The term “physical campus safety” probably conjures up images of smoke detectors, evacuation plans, tornado drills, recess monitors and other components of school safety that have been around for decades.
More recently, for many schools additional measures have become necessary, including metal detectors, stricter visitor management procedures, anonymous online reporting systems, campus police, school resource officers and an abundance of educational technology geared towards safety and security. From this influx of infrastructure, equipment, procedures and personnel centered around safety, can one conclude that K-12 schools and districts are becoming too dangerous for students?
We don’t think so; rather, well-managed schools are among the safest environments for students.
In most cases, school safety entails the protection of students against threats that originate off school premises. Metal detectors are put into place to prevent the import of dangerous weapons; visitor management procedures have become stricter to ensure that individuals with access to the premises don’t have malicious intents; evacuation plans are often focused on outside threats; and so on.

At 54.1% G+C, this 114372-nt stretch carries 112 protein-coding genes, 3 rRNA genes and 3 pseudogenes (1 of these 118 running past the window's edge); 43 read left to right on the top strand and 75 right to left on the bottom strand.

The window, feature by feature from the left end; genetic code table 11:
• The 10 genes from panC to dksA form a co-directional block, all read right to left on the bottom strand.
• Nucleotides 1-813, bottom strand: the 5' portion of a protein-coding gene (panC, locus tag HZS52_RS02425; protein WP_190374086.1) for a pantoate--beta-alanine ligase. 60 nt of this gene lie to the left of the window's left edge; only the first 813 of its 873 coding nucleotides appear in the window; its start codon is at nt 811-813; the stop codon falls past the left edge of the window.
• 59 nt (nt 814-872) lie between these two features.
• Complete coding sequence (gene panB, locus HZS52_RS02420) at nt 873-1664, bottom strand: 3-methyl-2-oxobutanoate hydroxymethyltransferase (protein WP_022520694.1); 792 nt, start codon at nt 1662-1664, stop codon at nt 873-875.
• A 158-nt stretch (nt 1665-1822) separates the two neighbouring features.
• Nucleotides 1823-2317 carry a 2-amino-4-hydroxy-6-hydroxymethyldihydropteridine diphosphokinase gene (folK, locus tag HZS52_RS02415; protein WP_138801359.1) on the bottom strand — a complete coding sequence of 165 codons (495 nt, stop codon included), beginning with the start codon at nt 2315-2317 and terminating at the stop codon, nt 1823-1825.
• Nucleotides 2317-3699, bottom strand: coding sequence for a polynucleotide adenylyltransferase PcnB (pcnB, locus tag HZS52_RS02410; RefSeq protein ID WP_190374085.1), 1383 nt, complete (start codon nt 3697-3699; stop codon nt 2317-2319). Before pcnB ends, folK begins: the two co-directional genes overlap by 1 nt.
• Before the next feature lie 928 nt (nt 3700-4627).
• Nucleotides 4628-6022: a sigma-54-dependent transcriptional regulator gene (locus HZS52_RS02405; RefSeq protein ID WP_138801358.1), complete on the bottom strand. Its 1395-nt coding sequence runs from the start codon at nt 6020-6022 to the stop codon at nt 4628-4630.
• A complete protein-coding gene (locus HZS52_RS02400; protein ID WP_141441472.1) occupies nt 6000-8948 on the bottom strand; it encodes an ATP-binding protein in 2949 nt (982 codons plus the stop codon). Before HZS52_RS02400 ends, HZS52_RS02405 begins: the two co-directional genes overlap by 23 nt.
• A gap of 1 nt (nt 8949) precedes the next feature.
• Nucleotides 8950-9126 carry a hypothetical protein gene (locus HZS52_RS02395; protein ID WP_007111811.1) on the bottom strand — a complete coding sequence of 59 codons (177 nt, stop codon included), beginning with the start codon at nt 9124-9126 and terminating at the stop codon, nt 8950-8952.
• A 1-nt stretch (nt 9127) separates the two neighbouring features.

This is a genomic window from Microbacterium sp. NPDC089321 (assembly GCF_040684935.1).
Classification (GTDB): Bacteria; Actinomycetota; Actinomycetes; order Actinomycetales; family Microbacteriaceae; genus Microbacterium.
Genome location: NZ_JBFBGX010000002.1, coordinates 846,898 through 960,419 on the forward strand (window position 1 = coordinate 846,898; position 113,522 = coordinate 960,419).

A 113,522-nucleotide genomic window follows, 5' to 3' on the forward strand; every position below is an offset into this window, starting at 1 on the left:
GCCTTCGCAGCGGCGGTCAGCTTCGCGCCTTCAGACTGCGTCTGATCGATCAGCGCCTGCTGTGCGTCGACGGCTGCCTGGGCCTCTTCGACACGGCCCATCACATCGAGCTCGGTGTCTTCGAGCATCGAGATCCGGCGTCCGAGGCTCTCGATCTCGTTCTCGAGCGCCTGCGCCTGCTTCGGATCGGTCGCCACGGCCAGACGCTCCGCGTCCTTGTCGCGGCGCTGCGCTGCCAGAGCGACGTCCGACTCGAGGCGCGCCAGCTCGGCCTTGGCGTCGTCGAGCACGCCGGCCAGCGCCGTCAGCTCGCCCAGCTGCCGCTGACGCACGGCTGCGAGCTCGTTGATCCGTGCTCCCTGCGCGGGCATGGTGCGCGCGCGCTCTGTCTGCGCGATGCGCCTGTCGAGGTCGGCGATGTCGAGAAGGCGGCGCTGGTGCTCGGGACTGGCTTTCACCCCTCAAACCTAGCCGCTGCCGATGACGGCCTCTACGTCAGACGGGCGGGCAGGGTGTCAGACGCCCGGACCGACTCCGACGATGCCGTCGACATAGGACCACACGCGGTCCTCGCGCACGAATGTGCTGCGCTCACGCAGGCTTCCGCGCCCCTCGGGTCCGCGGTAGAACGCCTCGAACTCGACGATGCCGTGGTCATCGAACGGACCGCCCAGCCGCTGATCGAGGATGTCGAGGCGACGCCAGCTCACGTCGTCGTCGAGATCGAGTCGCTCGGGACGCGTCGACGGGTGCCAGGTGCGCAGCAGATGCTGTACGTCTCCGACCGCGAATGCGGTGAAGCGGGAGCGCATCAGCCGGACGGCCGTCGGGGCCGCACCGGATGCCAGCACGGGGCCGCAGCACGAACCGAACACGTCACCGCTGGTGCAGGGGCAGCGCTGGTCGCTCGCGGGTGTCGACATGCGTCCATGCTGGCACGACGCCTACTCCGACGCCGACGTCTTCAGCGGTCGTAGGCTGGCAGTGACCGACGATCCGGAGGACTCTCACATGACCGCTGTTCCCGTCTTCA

One might argue that conflict among students (whether in the form of violence or harassment) provides a viable exception. Even when conflict arises on campus, however, more often than not the source can be traced to an outside origin. That is to say, schools are not the origin of this conflict, but a mere medium in which students have an opportunity to act on already established unhealthy habits.
Let’s not confuse a medium of conflict with a source of conflict. When schools are managed well, there are provisions in place to promote healthy relationships among students and to fight some of the threats that originate from the outside.
To learn more about how your school or district can achieve a positive school climate, be sure to look at the Gaggle success stories of some of our partner school districts.